The authorities have known for some time of the neglect, physical harm and safety hazards experienced by children of foreign workers at unauthorized day cares in Tel Aviv, but until now the issue has been virtually unaddressed.
The Mesila center, created by the Tel Aviv-Jaffa municipality to assist foreign workers, is now coordinating the filing of complaints on the matter to police and the ministries of welfare and industry, trade and labor.
The group's director, Tamar Schwartz, says, "All the bodies we have turned to for assistance have shirked responsibility, directing us to another institution. Nobody is willing to take responsibility for these kids."
About 40 unauthorized day care centers in Tel Aviv cater for some 1,000 children of foreign workers, from birth to the age of 3. Some older children (aged 3-6) arrive at the centers in the afternoon after spending the morning hours in municipally-funded care facilities.
Parents pay the facilities about $100 a month to take care of their children. Caretakers there generally have no background in childcare, but through the help of Mesila and other organizations, they are now receiving pedagogical instruction and volunteer help.
A number of complaints lodged in recent years refered to two nurseries in south Tel Aviv, which together care for about 50 children. Aid groups describe violent outbursts toward children on the part of caretakers, including beatings with belts and canes, yelling and punishments such as long periods of isolation in bathrooms.
The complaints also cite safety hazards such as exposed electrical wires, an absence of safety rails in staircases and children being left without adult supervision.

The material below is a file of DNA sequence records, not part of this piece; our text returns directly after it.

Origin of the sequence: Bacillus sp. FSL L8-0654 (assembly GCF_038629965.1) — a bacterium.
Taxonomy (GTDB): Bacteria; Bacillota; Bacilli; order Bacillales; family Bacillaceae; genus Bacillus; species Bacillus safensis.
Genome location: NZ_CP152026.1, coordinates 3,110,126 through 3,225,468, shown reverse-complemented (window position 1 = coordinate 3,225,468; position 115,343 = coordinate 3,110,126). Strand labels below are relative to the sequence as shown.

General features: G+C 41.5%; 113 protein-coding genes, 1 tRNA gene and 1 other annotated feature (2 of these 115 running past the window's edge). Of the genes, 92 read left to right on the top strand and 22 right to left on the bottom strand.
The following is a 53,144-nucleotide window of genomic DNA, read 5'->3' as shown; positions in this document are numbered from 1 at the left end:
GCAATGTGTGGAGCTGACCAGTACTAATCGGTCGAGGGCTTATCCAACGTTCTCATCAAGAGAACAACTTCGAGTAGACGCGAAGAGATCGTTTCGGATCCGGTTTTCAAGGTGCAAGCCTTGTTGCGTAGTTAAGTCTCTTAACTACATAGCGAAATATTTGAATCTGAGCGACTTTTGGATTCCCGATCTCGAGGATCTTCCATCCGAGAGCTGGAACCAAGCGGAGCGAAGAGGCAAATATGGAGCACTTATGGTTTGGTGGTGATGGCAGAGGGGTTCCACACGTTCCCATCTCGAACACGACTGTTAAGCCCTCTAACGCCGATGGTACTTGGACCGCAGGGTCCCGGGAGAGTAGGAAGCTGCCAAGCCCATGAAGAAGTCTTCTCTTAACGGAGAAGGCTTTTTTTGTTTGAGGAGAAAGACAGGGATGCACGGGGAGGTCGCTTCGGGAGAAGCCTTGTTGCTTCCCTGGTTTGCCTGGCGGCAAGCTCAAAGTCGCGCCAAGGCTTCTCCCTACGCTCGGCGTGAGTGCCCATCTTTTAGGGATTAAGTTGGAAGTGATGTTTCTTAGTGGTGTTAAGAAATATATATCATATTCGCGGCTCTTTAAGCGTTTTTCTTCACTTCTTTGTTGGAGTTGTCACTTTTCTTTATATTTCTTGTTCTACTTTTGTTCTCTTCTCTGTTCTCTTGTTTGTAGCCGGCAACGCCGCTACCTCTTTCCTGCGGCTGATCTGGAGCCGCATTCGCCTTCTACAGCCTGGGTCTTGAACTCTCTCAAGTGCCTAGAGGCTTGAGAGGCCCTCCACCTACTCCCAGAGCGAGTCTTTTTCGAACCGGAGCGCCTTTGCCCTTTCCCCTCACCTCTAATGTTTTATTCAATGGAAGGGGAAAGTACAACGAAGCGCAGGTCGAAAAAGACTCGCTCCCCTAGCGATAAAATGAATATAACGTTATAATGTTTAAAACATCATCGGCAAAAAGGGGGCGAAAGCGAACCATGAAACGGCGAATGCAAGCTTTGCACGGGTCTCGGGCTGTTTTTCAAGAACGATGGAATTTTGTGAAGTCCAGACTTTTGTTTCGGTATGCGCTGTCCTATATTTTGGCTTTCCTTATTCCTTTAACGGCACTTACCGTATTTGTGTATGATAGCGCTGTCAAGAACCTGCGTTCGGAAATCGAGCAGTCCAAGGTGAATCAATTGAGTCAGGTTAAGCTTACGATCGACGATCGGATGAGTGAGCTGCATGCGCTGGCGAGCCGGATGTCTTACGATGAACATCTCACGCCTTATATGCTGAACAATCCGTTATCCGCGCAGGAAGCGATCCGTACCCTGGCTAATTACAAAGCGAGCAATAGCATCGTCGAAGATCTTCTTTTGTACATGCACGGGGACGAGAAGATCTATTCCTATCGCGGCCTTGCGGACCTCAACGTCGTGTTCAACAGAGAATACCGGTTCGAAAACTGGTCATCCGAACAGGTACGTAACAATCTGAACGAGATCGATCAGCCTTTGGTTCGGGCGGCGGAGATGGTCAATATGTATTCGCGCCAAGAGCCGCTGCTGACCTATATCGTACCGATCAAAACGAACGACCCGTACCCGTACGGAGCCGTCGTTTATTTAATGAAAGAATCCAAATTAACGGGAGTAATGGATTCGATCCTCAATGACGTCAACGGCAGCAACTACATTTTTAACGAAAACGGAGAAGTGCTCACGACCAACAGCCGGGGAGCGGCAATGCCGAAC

On visiting one of the day cares, which consists of two small rooms, safety hazards are apparent. Unsafe electrical sockets are located throughout the house, and there are improvised gas tanks at its entrance. Peeling walls bear drawings scribbled by the children.
Some playpens hold two or three babies just a few months old. Aid agencies claim the babies are often kept for several hours without the presence of a caretaker.
Pat, a Nigerian woman who works at one of the nurseries, is aware the situation has become dire. "I need help," she says. "I buy the kids food and cook for them, but the money isn't enough." Schwartz says it is the children who suffer most. "Children aged 0 to 3 fall between the cracks, as it's unclear whose responsibility it is to supervise these centers - the Industry, Trade and Labor Ministry or the Welfare Ministry. Every government employee shirks responsibility and says the problem isn't theirs, but someone else's."
"The state of Israel treats the children of foreign workers as if they didn't exist," adds Dr. Yitzhak Kadman, who heads the National Council for the Child. "Aside from the Education Ministry, the various government bodies ignore these kids, even when they're in awful situations. Nobody cares about their health or wellbeing. This is a blatant violation of basic human rights."
Tel Aviv district police said in response, "All the complaints filed with police have been dealt with, and in one of the cases a caretaker was detained and brought before a judge. The ensuing investigation did not indicate there had been neglect or violence toward the children."
The Welfare Ministry stated, "By law, authority over supervising day care centers lies with the Education Ministry and the Industry, Trade and Labor Ministry. The Welfare Ministry may intervene only in situations of explicit reports of a child being in danger."
The Industry, Trade and Labor Ministry said, "The day care centers in question are not under the ministry's supervision. In addition, we are working to assist these operations to improve their standards."
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